The same applies for my other choice, the Gallardo, I'm sure it will be selling in the $100k - $120k range by the time the Monza arrives.

    Not sure I can stomach that kind of loss in so short of a time frame, and others should be aware of it as well.
     
  11. tritone

    tritone F1 Veteran
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    Dec 8, 2003
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    [/QUOTE]P.S. And if you decide to go that route before I do, I've got a great Euro 360 for you! ;)[/QUOTE]

    Brian/List
    Sorry, couldn't find PM (on the new s/w?)
    Tell me more about your Euro 360 please.
    Also, has there been any previous thread re: pros/cons of eurocars vs us?
    PM me on this if you wish.
    Thanks,
    James
     
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  13. dan360

    dan360 F1 Rookie

    Feb 18, 2003
    2,669
    Boston
    Notwithstanding all the bruhaha about weight and HP, there are still many many reports about the feel of the CS compared to the regular 360. Alot of this is that the CS is in the "keeper" category. I plan to keep mine and augment the stable later. Look at the F40, very specialist, totally not a day to day car, 1300+ made and they still command 300+K.

    I'm not suggesting the CS has the cachet of the F40 (yet) but if us waiting (and those that have them now) owners keep them that will keep the number on the market down to a minimum. Right now we're in the stag period with the usual sharks trying to make a fast buck - or 20000 :)

    I don't personally really mind what the money situation is (fortunate for me), and I'm delighted that I'm getting one.

    I plan to be terrorizing the maz no. of FCA events this summer with the mean-stripe machine!
     
  14. JH

    JH F1 Veteran

    Nov 14, 2002
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    Exactly, when the Monza comes, they will drop heavily I think. So I too would think twice about it.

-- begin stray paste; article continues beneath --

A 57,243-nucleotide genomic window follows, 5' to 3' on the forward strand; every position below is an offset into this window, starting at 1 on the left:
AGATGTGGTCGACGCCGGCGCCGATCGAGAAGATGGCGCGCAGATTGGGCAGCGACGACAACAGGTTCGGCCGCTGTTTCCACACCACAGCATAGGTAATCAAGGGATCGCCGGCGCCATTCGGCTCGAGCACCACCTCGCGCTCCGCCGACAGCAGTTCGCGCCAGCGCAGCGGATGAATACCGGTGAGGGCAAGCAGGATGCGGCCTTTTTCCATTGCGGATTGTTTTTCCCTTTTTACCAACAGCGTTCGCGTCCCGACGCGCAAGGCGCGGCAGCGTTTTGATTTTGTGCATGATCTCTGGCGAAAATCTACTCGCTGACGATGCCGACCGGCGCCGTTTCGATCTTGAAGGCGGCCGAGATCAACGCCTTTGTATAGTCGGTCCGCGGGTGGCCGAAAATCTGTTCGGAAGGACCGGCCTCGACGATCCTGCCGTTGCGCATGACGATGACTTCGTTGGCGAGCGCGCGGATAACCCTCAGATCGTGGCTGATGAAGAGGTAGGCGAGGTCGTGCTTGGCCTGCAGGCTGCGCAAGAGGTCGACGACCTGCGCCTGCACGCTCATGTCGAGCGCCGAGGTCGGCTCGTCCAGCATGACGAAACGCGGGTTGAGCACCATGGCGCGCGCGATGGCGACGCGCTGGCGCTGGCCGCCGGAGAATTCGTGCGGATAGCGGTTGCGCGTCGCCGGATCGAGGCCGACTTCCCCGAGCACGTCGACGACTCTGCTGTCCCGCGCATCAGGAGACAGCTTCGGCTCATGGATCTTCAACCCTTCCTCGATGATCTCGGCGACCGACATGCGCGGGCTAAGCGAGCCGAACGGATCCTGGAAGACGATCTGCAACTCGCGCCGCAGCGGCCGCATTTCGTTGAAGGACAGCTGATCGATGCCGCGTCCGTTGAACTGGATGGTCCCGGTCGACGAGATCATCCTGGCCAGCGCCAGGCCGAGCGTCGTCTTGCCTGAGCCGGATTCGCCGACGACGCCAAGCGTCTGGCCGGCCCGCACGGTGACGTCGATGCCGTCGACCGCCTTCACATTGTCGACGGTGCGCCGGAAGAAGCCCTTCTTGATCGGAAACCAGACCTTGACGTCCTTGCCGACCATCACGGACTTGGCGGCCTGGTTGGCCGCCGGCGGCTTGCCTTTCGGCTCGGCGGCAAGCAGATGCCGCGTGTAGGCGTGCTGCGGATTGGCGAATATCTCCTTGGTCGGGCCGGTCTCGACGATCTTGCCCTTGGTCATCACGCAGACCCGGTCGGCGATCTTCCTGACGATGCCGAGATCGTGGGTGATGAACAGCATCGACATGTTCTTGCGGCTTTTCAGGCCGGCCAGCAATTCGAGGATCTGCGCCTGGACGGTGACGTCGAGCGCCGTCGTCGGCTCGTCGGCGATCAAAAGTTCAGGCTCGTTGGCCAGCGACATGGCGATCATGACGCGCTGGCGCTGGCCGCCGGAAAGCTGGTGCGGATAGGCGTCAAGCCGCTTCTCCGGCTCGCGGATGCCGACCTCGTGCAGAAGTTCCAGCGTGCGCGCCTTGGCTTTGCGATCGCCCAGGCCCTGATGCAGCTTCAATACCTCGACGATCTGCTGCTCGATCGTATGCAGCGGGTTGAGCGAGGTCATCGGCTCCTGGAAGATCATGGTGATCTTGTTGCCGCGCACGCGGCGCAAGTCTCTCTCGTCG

15. Mako99

    Mako99 Formula Junior
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    Dec 29, 2003
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    But I want it now! lol
     
  16. TCM

    TCM Formula Junior

    Nov 10, 2003
    552
    Tyngsborough, MA
    As far as the resale is concerned, I do not think it is an issue if you take the time to remove all stock items carefully and store them until you are ready to sell. My shop has modified many high end cars and the best method is to always save the stock items and put them back on before the sale of the car. The only time this becomes an issue is when you get into internal engine modifications, but at that point, you are not very concerned about resale. I think a heavily modified 360 would be a blast to work on and drive, but as mentioned earlier in this post, it depends on the person. Some welcome the security of the warranty while others could care less. Either way Doody, I am sure you will enjoy the vehicle.
     
  17. Brian C. Stradale

    Brian C. Stradale F1 Rookie
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    Mar 17, 2002
    3,603
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    Or consider the 512M... which had a similar price tag to the CS... and look where its price is today... almost a decade later. Its definitely a crap shoot... but like you, Dan, I plan to keep mine forever. And like you, Dan...